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To survive in today’s world, it’s imperative for students to become innovators able to think both critically and creatively.
Because of this, many schools are looking to STEAM education. If you’re unfamiliar, STEAM stands for Science, Technology, Engineering, the Arts, and Math. STEAM education aims to help students see and use connections between all of these disciplines to become well-rounded.
However, STEAM didn’t always exist. In fact, the arts were never part of the original equation. Read on to see how STEM morphed into STEAM and how to bring these important ideas into your classroom.
To understand how STEAM education came about, we have to start at the beginning with STEM. In the 1990s, schools wanted to provide students with more access to science, technology, engineering, and math. This initiative was in direct response to workers in the U.S. falling behind those in other countries like China and India especially in fields like technology and innovation.
The goal of the STEM initiative was to better prepare students for the future. In other words, writes Anne Jolly in an article titled, “STEM vs. STEAM: Do the Arts Belong?,” “Students need more in-depth knowledge of math and science, plus the ability to integrate and apply that knowledge to solve the challenges facing our nation.”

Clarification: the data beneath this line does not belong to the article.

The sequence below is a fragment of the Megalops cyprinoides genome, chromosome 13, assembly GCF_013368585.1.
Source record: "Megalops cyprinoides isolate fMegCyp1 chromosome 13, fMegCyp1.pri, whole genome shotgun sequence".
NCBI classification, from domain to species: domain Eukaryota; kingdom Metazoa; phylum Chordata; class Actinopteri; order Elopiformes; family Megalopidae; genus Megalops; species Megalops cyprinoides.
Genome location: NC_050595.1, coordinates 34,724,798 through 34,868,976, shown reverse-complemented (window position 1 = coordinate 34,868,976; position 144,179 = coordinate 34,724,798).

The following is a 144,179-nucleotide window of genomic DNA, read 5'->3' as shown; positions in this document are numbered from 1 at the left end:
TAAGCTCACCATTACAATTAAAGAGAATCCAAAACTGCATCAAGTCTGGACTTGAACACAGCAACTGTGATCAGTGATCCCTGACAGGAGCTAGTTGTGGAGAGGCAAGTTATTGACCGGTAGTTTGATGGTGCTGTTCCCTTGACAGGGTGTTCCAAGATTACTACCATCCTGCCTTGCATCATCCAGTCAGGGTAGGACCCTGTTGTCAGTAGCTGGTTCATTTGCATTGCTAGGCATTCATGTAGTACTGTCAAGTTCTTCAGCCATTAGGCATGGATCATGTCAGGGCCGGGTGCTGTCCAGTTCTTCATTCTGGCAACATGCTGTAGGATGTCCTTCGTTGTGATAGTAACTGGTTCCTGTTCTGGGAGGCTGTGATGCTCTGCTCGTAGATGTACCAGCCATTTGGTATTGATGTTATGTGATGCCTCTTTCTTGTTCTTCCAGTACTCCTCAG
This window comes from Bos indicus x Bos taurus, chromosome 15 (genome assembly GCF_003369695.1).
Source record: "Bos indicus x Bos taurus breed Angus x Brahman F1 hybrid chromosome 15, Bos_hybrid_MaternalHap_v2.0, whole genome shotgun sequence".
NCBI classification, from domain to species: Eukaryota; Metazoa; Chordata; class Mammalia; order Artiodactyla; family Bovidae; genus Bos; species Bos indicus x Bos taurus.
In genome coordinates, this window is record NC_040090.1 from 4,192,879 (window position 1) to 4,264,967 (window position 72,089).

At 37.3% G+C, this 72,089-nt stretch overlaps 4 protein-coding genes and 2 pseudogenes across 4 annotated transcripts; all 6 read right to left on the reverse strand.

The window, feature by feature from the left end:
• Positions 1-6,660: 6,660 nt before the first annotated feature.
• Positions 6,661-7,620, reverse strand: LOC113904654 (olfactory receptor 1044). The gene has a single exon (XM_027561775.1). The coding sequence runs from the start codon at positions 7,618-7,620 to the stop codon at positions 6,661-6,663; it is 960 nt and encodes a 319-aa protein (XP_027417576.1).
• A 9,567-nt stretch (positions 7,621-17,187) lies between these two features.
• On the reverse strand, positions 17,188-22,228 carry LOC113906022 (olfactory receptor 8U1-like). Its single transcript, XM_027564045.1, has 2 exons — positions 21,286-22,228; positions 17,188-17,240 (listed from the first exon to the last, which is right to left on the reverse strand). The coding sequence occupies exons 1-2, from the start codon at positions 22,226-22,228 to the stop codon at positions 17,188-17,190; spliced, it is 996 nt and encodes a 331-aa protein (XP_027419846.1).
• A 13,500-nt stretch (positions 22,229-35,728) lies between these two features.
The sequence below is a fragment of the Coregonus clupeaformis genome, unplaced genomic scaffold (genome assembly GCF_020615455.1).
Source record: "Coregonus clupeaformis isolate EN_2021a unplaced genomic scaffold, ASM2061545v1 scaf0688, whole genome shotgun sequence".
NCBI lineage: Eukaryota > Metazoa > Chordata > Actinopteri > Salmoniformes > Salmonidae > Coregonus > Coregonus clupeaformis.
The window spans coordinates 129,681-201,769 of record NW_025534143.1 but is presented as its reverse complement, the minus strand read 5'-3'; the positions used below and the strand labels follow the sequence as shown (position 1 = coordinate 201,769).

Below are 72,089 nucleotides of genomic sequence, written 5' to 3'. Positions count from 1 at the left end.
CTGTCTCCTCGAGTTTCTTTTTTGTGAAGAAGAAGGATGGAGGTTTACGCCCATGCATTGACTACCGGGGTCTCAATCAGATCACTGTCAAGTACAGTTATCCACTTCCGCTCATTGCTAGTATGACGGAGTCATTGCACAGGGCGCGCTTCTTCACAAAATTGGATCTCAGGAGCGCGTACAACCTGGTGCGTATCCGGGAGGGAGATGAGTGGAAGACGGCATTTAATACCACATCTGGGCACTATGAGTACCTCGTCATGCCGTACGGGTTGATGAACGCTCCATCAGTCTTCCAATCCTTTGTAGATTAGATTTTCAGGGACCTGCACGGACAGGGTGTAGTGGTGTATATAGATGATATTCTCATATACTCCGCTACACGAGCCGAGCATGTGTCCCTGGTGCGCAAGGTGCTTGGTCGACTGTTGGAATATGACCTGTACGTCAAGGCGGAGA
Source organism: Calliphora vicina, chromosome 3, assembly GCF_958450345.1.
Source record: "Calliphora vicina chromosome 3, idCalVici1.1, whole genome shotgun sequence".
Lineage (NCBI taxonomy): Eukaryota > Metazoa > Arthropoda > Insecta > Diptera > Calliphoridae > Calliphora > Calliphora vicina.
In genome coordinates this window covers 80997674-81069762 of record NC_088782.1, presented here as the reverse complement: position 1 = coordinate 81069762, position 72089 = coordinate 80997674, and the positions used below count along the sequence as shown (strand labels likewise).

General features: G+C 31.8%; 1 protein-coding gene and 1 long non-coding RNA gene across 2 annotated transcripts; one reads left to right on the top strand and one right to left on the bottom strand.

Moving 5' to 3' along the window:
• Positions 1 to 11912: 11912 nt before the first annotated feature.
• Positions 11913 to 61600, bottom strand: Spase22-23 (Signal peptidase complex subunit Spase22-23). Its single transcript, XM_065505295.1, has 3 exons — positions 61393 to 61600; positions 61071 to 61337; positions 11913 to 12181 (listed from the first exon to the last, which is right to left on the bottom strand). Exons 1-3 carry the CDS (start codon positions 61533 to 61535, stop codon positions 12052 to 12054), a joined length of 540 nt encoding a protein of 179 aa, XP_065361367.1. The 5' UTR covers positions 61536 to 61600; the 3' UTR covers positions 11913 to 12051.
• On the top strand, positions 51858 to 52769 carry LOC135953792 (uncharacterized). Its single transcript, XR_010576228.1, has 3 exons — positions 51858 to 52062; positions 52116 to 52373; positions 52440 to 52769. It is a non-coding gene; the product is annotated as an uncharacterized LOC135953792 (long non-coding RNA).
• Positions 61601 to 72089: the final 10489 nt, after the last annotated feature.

If all of this is sounding familiar, it’s with good reason. We promote these types of skills every single day in the art room! And so, many people soon began calling for the addition of an “A” to the equation.
The term STEAM was coined by the Rhode Island School of Design and is now used in a wide variety of settings. The article “STEM to STEAM: Integrating the Arts into Education” goes on to explain how the goal of STEAM is to integrate the arts with the other disciplines. The hope is that employers will see how artists and designers can become innovative players in our global economy.
In “STEM vs. STEAM: Do the Arts Belong?” Anne Jolly shares some additional thoughts from an educator named Ruth Catchen, “According to Ruth, the arts are a great learning tool and can serve as an on-ramp to STEM for underrepresented students. Engaging students’ strengths using art activities increases motivation and the probability of STEM success.”
In short, there are a lot of great reasons to bring STEAM concepts into your art room. Plus, it may be more of a natural fit than you think. With a bit of thought, you can easily take art lessons and highlight cross-curricular connections you see. And, you can do it all while maintaining the integrity of your art program.
While art is vital as a stand alone subject, it is also nice to incorporate with STEM to give students experiences with STEAM lessons. You can maintain the importance of art but also share with your students that art is everywhere and flows naturally with other areas.
How have you used STEAM lessons in your classroom?
What is your perspective when it comes to incorporating STEM with art?